Tenant roommates do not understand the concept of joint and several liability.  I believe it is in the landlord’s best interest to take the time to teach his tenant roommates about joint and several liability and how it specifically applies to them and their roommate situation.  The best way to do demonstrate joint and several liability to your tenant roommates, after you have had the discussion with them, is to make them write one check for rent.  I tell my roommate tenants that they must pay rent with one check.  I don’t care who pays it but I will only accept one check for the full amount of rent.  The tenants can fight amongst themselves as to how they divide up the rent amount or who owes what to whom.  How they do that should not be the landlord’s concern.  The landlord wants to impress upon his tenant roommates that he expects the full amount of rent each month and if they do that then they can remain as tenants.  If not, then they will be evicted.

So while it may seem a bit much to refuse to take more than one rent check from tenant roommates, I believe by making the tenants understand that they are not responsible for just a “portion” of the rent, a landlord can avoid a lot of problems in the future.

Let’s turn our focus to tenant roommates and the security deposit.  If a landlord makes the mistake of accepting $250 from each of his three tenant roommates to apply to the $750 total security deposit, I believe that the landlord is sending his new tenants the wrong message again.  Whether he is aware of it or not, the landlord has unintentionally informed his tenants that each of them are only responsible for 1/3 of the security deposit and therefore only responsible for 1/3 of any damage to the unit.

How many times have you heard one tenant say that the hole in the wall was caused by the other roommate who came home drunk one night and put his fist through the drywall?  And then the next comment out of that tenant’s mouth was, “so you should take the cost to repair that wall out of his portion of the security deposit.”

Each tenant is jointly and severally liable for paying the total amount of the security deposit and for the total amount of any damage caused to a rental property regardless of which tenant caused the damage.  A tenant roommate is not just responsible for “his portion” of any damage.  Under joint and several liability, if the cost to repair the wall is $500 then the landlord can keep $500 of the security deposit and the three roommates can fight over how to split up the remaining $250.

What if your tenant roommates cause major damage to the rental unit that goes well beyond the security deposit on hand.  Let’s say the damages total $5,000.  Under the concept of joint and several liability, a landlord can choose to sue all three of the tenants for the $5,000 or the landlord can choose to sue only two of them for the $5,000 (the two that are gainfully employed, for example) or the landlord could even opt to sue just one of the three roommates for the entire $5,000.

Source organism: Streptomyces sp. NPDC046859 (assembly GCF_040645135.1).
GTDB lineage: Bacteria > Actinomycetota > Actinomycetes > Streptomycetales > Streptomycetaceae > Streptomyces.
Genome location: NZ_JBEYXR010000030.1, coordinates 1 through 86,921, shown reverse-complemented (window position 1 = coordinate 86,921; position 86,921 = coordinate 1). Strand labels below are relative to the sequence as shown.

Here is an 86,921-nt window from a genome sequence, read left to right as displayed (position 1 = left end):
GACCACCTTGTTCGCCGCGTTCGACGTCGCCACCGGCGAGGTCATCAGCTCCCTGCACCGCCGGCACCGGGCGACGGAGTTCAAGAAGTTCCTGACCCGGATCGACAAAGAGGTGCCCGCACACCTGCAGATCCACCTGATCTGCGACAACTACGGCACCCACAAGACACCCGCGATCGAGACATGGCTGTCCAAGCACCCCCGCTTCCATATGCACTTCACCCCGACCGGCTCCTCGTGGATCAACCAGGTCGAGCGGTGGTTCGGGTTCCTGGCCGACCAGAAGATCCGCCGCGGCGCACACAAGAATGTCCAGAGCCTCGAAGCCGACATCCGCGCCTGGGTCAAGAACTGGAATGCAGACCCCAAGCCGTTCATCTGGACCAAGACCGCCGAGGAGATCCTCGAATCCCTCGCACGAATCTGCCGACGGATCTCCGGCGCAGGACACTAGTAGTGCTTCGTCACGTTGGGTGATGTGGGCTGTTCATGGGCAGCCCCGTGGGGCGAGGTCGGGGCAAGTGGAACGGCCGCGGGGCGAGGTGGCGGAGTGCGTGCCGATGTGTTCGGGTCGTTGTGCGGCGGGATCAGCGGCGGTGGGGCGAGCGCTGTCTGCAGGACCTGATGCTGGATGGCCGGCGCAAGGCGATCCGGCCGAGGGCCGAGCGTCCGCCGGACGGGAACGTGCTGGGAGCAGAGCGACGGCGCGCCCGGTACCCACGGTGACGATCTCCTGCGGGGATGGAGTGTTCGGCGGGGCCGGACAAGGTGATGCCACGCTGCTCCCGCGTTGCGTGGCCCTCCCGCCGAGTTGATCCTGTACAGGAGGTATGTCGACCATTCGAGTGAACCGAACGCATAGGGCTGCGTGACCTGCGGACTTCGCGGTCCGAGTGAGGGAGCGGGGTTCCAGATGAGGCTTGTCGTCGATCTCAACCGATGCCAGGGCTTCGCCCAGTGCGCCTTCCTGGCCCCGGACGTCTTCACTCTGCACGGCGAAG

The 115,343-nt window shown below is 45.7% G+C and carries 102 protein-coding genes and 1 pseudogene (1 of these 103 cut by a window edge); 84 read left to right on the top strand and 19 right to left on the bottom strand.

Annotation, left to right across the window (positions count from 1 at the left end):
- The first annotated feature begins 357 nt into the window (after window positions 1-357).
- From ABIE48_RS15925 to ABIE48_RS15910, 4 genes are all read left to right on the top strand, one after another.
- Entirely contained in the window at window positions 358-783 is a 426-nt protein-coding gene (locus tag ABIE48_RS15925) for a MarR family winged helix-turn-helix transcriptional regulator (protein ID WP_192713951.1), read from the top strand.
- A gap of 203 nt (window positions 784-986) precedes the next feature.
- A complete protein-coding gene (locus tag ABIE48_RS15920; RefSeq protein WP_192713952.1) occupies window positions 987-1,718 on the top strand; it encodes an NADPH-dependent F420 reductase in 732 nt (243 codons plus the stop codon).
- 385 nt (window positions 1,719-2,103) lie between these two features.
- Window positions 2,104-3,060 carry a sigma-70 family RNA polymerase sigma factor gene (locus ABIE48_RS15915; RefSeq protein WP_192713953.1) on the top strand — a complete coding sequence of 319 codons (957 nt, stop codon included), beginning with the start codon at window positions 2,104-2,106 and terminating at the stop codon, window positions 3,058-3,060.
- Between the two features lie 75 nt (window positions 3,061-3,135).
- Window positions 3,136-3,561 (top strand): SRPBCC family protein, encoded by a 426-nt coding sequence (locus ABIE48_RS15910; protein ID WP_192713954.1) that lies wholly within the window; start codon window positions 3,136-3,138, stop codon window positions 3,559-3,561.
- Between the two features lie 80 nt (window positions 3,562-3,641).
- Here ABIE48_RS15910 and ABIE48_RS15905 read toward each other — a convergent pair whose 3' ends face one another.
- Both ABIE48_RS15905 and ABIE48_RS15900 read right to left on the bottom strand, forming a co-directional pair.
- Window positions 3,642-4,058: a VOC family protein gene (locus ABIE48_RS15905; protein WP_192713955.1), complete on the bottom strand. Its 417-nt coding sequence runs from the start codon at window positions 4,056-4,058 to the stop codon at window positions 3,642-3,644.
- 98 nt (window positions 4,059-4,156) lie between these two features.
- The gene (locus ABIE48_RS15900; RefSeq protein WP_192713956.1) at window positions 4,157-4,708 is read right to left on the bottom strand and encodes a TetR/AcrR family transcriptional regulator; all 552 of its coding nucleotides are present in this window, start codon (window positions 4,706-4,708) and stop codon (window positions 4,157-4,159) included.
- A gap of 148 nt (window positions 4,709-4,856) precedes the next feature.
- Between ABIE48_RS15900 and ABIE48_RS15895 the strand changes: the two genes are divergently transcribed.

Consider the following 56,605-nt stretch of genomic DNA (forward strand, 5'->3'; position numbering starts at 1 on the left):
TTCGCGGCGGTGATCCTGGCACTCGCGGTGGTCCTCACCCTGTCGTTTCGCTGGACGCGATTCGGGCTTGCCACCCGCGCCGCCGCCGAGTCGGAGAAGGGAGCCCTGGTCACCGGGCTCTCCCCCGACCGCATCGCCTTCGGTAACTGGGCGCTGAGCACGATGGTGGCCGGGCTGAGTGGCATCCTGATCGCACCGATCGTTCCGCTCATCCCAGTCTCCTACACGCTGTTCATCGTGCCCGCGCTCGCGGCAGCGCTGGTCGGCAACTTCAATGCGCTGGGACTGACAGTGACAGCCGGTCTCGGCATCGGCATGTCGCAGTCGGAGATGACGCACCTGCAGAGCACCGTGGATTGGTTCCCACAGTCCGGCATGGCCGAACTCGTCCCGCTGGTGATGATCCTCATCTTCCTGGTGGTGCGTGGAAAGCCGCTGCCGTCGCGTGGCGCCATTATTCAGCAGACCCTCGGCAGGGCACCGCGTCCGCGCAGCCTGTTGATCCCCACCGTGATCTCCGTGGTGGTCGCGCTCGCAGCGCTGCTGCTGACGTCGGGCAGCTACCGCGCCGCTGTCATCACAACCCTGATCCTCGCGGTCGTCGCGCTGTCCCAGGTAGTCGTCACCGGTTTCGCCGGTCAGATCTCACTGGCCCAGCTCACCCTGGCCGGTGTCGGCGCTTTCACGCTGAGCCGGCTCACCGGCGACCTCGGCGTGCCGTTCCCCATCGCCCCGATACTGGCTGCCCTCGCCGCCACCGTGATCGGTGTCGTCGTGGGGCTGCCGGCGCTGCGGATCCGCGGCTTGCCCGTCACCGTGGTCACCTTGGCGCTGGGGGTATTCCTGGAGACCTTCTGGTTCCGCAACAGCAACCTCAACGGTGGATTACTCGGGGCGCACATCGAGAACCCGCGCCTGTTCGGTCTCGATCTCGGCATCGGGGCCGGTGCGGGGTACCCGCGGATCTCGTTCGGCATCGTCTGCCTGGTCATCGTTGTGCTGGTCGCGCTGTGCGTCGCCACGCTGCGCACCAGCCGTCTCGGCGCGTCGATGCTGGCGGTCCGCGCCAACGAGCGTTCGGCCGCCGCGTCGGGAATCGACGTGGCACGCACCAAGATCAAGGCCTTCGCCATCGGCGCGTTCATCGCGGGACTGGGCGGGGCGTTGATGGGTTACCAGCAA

Assuming the landlord could prove his damages and meet his burden of proof, the court could rightfully enter a judgment of $5,000 against only Tenant A, if that is the only tenant that the landlord sued.  This is true even if it was Tenant C that caused the actual damage.  The landlord could then pursue and collect the entire $5,000 from Tenant A.  It would then be up to Tenant A to sue either Tenant B or Tenant C, or both, if he so chooses.

Please note that joint and several liability does not allow a landlord to obtain a double or triple “windfall.”  A landlord can’t sue each tenant individually for the full $5,000 and end up with three judgments totaling $15,000.  This is why the most practical course of action is typically for the landlord to sue all three tenants for the entire $5,000 and then decide which tenant is more “collectible” (and often more responsible) and pursue the collection of the judgment against only that one tenant.

Now, let’s assume there is no damage to the rental unit after the three tenants move out and therefore the entire security deposit will end up being returned.  How is the landlord to return the security deposit?  Under Wisconsin law, specifically Wisconsin Administrative Code, ATCP 134.06(2)(d), a landlord is required to refund the entire security deposit in one “check, draft or money order made payable to all tenants who are parties to the rental agreement unless the tenants designate a payee in writing.”  So under ATCP 134.06(2)(d), a landlord is required to treat the tenant roommates as one person – by sending them one check made payable to all three of them.  If a landlord ended up writing three separate checks to each of the tenants for 1/3 of the security deposit each, that landlord would be violating Wisconsin law.